NEMBA is concerned that point four highlights a serious and damaging misconception that, in contrast to mountain biking, hiking is a more "pure," more "wholesome," and essentially a "superior" form of recreation. This is not the case. Mountain bicyclists and hikers share similar experiential and motivational desires for engaging in their preferred activity (Bjorkman 1996). Many mountain bikers are hikers, and even those who are not, enjoy the sports for essentially the same reasons. Mountain bikers love the outdoors with a passion. They love the sense of exploration and discovery of what is around each corner of nature's byways. They love the healthy lifestyle and exercise that is intrinsic to the sport. They love leaving the modern world behind and being self-sufficient and independent, and they love the sense of conquest of climbing a difficult trail and taking in the view from the top. Most importantly, they love the trails, and out of this has developed a strong desire to steward and take care of our open spaces.

The long and venerable tradition of hiking has created great advocacy groups, such as the AMC. The short tradition of mountain biking is doing exactly the same thing. While the AMC has over a 100 years of history under its belt, groups like IMBA, NEMBA and more than 300 other mountain biking groups are attempting to pursue the same goals with only a decade of experience. We agree that mountain bikers have a long way to go, but we have made great strides in an inordinately short period of time. We believe the solution is education, not segregation. We believe in mutual understanding through interaction, not ignorance through isolation.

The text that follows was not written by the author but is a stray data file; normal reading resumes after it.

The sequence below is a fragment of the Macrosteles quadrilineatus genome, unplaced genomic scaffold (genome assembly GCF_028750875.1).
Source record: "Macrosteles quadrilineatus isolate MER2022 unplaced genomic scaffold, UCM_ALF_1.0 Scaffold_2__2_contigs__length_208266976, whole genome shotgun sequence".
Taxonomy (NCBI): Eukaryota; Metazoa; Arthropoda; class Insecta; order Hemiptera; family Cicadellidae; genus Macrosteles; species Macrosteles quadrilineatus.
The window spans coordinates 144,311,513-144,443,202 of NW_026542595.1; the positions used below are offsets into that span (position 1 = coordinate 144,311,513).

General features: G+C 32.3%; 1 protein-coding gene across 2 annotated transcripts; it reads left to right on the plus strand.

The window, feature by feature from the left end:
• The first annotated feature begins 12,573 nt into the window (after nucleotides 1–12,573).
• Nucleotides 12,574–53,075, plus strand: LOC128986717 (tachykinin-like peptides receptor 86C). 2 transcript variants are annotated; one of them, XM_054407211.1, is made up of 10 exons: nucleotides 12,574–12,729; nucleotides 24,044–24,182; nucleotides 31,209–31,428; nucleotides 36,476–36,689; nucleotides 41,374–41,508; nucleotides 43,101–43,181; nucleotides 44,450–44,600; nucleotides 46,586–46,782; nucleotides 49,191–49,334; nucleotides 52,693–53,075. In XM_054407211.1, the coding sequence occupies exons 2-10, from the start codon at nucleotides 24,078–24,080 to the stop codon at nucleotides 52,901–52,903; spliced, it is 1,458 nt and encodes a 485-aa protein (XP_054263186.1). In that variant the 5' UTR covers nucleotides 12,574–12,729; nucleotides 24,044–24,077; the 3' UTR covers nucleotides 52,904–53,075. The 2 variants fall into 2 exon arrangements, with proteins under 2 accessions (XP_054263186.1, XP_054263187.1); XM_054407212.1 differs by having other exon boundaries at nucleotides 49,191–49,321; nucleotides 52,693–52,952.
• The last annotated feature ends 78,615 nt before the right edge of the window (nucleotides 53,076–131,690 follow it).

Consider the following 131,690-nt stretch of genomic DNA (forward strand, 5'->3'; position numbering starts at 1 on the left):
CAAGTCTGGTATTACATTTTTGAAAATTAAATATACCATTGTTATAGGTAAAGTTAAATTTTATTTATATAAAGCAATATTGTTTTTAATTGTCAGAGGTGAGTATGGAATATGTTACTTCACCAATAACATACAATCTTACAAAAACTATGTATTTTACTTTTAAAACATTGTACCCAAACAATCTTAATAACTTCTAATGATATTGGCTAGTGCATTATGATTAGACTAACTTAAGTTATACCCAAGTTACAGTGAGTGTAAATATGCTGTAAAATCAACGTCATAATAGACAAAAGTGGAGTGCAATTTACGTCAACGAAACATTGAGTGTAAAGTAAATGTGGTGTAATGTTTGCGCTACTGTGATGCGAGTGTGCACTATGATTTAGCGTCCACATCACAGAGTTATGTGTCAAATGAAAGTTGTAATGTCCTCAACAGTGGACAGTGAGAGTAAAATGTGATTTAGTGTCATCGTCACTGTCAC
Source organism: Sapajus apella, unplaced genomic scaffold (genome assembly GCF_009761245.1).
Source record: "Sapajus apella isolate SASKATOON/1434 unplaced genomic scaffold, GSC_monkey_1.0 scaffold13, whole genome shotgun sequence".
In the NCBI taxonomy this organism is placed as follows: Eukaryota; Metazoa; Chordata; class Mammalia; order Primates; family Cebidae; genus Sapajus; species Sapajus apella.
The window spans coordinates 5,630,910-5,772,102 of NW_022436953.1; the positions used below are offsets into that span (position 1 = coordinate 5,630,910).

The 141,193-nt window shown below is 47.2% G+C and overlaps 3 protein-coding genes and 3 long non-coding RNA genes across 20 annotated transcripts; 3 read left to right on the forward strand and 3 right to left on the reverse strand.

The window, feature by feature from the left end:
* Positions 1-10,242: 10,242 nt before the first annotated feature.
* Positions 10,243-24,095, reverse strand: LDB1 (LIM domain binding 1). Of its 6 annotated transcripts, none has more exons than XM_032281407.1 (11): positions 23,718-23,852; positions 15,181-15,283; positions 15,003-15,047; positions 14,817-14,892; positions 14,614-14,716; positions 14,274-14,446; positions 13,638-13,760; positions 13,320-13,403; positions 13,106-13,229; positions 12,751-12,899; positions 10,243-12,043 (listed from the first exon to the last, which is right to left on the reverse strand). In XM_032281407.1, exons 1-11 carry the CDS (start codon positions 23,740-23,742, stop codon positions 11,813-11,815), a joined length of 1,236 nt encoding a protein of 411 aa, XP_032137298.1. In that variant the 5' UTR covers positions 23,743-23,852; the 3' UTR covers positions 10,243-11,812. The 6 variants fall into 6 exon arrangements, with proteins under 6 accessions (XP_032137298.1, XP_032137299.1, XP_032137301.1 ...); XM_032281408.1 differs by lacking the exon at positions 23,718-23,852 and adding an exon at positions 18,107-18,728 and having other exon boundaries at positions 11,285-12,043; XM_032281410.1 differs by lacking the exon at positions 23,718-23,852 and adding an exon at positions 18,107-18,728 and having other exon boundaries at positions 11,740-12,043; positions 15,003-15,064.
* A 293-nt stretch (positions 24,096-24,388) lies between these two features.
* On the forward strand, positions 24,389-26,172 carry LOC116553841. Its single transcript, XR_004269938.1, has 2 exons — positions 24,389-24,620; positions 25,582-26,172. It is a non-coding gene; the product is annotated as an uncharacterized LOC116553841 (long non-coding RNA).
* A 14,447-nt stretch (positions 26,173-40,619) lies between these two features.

5) "AMC believes that local, state, and federal agencies should make sound and responsible decisions concerning trail use that hold users accountable for sustainable maintenance on the trails that they use."

We agree that all user groups should carry their weight. In most of the areas where NEMBA performs trail maintenance, we are the only group who makes more than a token effort to give back to share-use trails. However, we do not wish land managers to use this fact to alienate all other users from the trails we work on. Far from it, we are developing maintenance series to which all users may come and help out.

Neither hiking nor mountain biking organizations are extensive enough to cover the long list of trails and parks that are in need of care, and many trail systems go unattended. However, if all the diverse user groups held trail maintenance events and provided a structure to allow individuals to get involved, then we might stand a slight chance of covering at least a majority of the trails. NEMBA has invested tens of thousands of volunteer hours to build an organizational structure which allows individuals to volunteer to help our under-funded open spaces, and we resent the erroneous implication in this policy point that the AMC is carrying the burden itself.